The Rails documentation explains how it implements the freeze method, stating that destroy method:

Deletes the record in the database and freezes this instance to reflect that no changes should be made (since they can’t be persisted).

To avoid creating a @book object that’s frozen and still hanging around for no apparent reason, I could instead implicitly delete the object in a single line. Either this:

1
Book.find(1)destroy

or

1
Book.destroy(1)

would work.

Alternatively, I could just use the delete method, which doesn’t instantiate an object, but isntead directly removes the row from the database.

Frozen objects are in front of us everyday. Ruby actually uses the freeze method when you copy certain objects. According to this post, when you use a string as a key of a Hash object, the string is copied, frozen, and then that duplicated copy is used as the key of the hash. This is pretty cool because this means that even if the original string is modified, the duplicated one isn’t affected because it has been frozen! The same goes for filenames: internal operations of an application rely on a frozen copy of a filename, rather than the original one.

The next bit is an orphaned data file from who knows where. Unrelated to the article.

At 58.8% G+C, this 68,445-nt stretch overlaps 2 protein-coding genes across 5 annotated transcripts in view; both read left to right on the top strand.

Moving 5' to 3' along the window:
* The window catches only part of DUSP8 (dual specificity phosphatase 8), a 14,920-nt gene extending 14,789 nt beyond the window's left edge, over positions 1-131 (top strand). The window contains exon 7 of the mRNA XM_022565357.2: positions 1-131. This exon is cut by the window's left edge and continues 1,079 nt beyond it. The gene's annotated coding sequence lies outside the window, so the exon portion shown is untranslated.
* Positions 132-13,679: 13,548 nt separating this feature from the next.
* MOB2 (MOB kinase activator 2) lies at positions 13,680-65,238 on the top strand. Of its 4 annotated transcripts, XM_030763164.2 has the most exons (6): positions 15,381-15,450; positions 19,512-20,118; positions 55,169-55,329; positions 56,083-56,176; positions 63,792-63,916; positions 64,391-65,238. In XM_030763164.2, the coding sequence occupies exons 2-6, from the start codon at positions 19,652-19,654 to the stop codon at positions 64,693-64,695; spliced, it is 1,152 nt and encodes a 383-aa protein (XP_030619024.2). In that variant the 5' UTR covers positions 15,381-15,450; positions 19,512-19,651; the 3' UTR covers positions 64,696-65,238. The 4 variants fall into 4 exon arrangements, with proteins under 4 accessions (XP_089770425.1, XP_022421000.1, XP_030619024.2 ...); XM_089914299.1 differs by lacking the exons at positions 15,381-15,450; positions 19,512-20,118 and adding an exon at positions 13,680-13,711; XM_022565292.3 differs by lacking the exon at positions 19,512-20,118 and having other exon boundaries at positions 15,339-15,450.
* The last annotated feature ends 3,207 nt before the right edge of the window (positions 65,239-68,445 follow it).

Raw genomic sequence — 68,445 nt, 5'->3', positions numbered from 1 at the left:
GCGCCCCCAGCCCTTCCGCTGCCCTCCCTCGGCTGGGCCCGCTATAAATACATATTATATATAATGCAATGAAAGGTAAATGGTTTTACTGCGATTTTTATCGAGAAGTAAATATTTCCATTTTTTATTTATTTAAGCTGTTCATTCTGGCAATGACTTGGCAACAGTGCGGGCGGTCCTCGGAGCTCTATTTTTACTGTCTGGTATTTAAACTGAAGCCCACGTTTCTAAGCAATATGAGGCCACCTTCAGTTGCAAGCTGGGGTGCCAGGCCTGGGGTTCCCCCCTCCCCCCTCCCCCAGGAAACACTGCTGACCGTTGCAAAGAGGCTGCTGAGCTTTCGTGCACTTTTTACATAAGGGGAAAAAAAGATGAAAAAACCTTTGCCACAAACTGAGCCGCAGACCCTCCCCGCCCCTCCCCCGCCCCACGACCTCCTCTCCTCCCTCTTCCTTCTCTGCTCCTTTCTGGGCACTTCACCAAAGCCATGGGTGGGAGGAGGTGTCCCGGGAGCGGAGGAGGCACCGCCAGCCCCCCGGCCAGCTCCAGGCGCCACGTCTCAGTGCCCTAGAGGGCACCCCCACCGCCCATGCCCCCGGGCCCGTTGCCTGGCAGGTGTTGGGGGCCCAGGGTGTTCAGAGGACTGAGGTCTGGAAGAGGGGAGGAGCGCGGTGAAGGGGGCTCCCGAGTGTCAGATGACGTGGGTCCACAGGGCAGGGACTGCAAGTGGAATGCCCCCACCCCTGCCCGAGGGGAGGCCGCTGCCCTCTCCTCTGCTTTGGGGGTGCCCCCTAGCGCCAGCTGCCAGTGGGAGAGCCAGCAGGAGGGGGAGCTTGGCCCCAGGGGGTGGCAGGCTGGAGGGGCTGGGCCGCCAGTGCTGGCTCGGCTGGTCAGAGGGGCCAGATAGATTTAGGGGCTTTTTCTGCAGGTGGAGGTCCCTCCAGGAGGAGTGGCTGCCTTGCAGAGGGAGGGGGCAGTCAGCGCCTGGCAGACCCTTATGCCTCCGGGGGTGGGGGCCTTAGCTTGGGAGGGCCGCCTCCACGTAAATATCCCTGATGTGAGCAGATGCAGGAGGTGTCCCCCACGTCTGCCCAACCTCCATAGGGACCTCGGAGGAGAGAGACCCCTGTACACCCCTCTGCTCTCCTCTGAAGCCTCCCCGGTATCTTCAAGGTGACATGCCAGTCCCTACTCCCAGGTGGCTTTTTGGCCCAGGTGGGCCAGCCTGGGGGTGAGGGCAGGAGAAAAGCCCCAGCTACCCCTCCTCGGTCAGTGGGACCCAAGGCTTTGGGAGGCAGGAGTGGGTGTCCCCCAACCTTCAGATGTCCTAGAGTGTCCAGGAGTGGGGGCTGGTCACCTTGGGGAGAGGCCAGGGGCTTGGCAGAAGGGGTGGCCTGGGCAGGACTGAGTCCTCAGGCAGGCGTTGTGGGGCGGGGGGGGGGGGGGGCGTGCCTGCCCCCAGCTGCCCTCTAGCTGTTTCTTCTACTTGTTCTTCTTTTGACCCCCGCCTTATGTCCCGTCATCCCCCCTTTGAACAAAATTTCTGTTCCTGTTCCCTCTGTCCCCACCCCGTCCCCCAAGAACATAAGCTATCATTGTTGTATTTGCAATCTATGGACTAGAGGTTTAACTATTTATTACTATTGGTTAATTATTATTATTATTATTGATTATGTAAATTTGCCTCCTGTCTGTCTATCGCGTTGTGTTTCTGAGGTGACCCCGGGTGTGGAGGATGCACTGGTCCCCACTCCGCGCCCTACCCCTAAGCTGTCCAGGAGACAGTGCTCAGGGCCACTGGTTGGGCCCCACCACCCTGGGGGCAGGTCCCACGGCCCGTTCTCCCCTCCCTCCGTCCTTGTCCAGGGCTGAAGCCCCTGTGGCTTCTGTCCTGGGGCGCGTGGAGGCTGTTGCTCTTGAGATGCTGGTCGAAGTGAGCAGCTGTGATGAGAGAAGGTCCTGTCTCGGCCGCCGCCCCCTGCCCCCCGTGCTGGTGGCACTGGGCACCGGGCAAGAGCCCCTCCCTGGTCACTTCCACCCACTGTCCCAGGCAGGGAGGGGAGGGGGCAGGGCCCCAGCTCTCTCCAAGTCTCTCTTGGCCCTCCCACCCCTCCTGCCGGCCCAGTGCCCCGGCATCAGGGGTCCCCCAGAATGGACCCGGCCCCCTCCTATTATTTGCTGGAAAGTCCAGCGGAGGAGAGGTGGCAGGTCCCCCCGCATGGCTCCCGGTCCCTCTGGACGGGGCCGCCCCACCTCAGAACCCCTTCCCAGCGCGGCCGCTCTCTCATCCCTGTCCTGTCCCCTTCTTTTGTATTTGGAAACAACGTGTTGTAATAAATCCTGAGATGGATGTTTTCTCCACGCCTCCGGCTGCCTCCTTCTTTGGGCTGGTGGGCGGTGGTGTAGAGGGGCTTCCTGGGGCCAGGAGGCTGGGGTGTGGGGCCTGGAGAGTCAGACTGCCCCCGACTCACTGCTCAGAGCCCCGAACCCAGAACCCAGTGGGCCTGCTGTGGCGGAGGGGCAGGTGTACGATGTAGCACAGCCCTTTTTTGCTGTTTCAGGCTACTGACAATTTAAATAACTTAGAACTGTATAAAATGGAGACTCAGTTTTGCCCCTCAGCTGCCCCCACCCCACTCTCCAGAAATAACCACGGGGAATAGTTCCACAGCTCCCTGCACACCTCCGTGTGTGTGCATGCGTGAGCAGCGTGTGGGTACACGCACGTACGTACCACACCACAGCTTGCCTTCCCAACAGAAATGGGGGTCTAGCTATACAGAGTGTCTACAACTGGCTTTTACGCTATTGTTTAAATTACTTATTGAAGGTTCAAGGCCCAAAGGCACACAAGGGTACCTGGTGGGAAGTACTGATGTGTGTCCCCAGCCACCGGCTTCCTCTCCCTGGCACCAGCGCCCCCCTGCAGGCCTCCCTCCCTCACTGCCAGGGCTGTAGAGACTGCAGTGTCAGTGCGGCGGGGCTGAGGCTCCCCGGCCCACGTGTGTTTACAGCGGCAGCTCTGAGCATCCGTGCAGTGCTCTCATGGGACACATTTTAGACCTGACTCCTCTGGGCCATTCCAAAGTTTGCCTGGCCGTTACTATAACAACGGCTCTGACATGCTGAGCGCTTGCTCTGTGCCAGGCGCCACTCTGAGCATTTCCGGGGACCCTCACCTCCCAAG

Once you understand the functionality of freeze, it becomes a lot easier to understand those weird error messages. Soon, you’ll no longer fear the ice, but instead bask in the sun. Or…something more poetic.

Anyways, here’s a dancing snowman:

tl;dr?

  • You can use the freeze method to make mutable objects immutable. To check whether an object can be modified or not, use the frozen? method, which will return a boolean value.
  • Certain Ruby objects, such as integers, floats, and symbols, are always frozen and cannot be modified.
  • Someone made a melt gem – for realsies!
  • Some people are not big fans of the weird functionality of Ruby freeze. But it’s still worth it to learn how it works, especially since it can be super helpful for debugging Rails apps.